Clearly envisaging a defeat against the division’s form team last night, Ian Holloway, an experienced media manipulator in the mould of ‘dear old’ Harry Redknapp, got his excuses in early with a pre-match rant to the Sky cameras about the loanees in Watford’s squad. ‘They’ve got nine loans from Udinese. I’ve been looking to get loans in. I’ve got six but I can only use five of them, and can only take two from one club. How are our young players ever gonna get picked? They look like a foreign team, and I think they are.’
Rather surprisingly, he then chose to rabbit on about the same thing at the post-match press conference, despite his side putting in an admirable second half performance that was much more deserving of comment.
Let’s be honest, we’re all biased about this loan thing. It’s allowing us to watch some players who should be nowhere near the Championship representing our club, and providing sexy, winning football. There’s a lot to be said about the system. Is it morally right to outsource talent to an entirely different league pyramid? Maybe not. Should said talent be shipped over in such numbers, virtually transforming a club’s identity in one fell swoop? There’s a good argument to say no (not that it has affected our identity one bit – but that’s a different story). Is it unfair? Not one bit.
There’s nothing stopping Holloway from asking his board to get in contact with some big foreign clubs to propose a similar set-up – I’d be surprised if there aren’t clubs around the league who have already done so. There are quite a few sides around Europe who have big squads and may prefer their reserves to play in a more competitive foreign league than further down in their own. Holloway’s problem is that we’ve done it first.
There are some moral dilemmas to go along with it, but just because you don’t agree with a way of operating doesn’t mean it’s wrong and shouldn’t be allowed. Is the Udinese/Watford model of sustainably developing talent through networking worse than spending millions of pounds throwing stupid money at average players in an attempt to reach the Premier League (Leicester)? Is it worse than clearing out your squad and using the club as a halfway house for washed-up free agents who just so happen to have the same representation (last year’s Doncaster)? Is it worse, in this economic climate where everyone is losing money, to be a football club blindly chasing the dream until you’re reliant on one man’s wealth to keep you afloat (Chelsea and countless other clubs in England) or disappear in a vat of fiscal quicksand (Portsmouth, Leeds of old, Darlington); or to be a prudently-run club that actually makes money (Udinese recorded profits of €8.8 million last year – Leicester last year published losses of £15.2 million) AND achieves moderate success without ever going overboard?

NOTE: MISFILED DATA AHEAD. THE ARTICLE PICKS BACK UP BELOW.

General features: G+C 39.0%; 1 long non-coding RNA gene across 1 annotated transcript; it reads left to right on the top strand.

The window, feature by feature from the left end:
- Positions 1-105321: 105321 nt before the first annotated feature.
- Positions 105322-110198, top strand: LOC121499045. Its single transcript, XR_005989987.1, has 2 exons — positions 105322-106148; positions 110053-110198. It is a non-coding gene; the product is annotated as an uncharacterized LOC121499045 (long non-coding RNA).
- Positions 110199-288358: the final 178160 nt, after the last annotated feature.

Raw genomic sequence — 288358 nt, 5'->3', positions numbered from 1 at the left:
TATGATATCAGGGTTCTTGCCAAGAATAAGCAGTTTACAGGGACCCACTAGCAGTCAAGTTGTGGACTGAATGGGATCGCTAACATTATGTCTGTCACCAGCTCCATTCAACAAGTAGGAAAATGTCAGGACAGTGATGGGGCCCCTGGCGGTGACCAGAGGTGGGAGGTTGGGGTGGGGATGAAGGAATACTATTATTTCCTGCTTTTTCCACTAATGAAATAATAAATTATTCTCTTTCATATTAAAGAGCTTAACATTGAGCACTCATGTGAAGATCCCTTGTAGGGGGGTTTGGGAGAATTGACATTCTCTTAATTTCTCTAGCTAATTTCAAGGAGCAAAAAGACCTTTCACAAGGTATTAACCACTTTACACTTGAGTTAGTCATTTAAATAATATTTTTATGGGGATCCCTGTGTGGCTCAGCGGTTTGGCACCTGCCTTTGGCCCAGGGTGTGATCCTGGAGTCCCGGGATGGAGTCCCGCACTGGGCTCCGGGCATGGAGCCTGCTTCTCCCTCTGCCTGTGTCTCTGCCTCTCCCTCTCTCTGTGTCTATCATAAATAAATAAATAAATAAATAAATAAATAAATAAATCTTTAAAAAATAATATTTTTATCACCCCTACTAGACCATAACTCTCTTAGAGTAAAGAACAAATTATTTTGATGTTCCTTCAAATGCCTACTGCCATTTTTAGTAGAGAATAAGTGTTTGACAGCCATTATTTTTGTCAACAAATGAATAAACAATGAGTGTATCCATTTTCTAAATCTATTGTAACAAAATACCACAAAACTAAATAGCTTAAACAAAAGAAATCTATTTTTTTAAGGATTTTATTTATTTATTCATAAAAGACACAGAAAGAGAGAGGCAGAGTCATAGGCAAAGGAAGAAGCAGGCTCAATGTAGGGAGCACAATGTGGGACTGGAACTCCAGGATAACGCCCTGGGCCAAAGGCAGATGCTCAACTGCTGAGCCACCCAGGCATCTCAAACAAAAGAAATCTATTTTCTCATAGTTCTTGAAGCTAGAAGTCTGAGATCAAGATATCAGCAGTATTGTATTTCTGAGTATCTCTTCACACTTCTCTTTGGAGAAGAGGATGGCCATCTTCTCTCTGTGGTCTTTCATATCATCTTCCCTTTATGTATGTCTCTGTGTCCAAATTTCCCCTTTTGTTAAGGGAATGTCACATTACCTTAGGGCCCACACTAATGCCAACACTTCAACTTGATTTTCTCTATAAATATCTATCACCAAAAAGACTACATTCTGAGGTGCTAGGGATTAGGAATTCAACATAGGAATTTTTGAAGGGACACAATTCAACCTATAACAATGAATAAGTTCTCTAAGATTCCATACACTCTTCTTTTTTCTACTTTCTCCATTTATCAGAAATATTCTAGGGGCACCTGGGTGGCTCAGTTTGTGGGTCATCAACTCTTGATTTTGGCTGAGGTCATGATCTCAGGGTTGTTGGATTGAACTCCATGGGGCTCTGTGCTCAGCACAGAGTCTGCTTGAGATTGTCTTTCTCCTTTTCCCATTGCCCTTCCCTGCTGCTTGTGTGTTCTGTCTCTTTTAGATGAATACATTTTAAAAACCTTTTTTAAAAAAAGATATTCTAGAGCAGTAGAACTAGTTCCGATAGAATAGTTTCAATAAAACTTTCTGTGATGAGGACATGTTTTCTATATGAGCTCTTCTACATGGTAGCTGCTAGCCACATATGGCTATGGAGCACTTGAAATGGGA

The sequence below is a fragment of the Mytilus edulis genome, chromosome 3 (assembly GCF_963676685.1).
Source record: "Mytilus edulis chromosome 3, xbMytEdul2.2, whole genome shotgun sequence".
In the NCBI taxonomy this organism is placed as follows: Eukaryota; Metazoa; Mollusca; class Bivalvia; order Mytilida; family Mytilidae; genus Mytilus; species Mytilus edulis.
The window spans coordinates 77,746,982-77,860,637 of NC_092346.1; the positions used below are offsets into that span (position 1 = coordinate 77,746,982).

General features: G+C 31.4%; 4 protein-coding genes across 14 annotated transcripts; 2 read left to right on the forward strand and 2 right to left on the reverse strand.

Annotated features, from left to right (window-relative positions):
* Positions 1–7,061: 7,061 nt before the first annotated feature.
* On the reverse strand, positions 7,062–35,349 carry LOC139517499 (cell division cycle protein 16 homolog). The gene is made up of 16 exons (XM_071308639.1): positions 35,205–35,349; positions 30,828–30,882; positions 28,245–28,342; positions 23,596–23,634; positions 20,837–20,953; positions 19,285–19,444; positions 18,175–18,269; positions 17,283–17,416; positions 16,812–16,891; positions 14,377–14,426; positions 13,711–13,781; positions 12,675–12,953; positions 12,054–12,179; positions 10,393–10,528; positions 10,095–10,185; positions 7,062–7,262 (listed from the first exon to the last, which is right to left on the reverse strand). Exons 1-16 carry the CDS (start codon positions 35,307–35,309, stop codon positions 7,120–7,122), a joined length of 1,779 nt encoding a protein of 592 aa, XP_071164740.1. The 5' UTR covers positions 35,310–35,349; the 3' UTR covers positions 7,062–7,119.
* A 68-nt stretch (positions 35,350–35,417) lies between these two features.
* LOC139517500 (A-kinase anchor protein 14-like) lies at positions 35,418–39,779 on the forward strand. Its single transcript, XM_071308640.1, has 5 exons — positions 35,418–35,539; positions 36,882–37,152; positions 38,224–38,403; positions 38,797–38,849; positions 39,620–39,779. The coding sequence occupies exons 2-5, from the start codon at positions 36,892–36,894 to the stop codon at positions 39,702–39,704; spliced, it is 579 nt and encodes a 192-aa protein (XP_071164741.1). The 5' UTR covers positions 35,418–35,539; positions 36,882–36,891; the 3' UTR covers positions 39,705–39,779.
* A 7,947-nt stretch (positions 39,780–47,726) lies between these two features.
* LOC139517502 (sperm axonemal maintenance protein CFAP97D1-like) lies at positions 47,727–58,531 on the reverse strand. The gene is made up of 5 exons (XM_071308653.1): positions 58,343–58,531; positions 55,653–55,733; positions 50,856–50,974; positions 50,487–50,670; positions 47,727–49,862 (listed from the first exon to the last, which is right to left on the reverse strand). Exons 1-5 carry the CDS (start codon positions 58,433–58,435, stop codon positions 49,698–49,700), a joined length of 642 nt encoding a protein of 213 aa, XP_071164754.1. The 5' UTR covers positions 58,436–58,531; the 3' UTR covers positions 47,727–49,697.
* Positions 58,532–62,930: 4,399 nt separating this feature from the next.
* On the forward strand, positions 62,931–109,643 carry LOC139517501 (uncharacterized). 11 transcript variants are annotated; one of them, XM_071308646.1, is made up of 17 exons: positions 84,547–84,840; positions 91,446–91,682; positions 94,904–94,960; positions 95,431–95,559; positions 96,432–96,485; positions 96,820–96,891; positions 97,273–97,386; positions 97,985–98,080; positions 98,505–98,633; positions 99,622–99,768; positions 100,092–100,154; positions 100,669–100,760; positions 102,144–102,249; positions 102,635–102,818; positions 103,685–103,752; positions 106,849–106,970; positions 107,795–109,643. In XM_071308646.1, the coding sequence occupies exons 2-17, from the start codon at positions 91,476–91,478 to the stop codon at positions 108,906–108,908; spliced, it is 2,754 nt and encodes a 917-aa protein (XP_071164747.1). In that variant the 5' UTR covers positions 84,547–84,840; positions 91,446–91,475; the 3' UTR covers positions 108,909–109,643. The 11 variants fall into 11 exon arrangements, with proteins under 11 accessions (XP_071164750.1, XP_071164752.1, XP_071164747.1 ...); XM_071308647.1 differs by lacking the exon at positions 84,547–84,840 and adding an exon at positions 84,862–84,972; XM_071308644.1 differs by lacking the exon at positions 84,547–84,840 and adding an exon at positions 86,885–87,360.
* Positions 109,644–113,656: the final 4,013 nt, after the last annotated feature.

Who was the first player to be loaned between professional clubs? I don’t know, and from a cursory glance at Google, the internet doesn’t either. Whoever it is, their name has not gone down in footballing infamy. But what must the fans and players from his competing clubs have thought when this player was acquired on a short-term deal from, presumably, a better side? Outrage, which would have been quickly replaced by a drive to improve their team by the same means. Now loans are commonplace. Co-ownership, which is what this whole thing really is about, has been around for some time in Italy and South America. It’s never caught on here, but now that Watford are doing it to such positive effect, it will start to infiltrate the English game.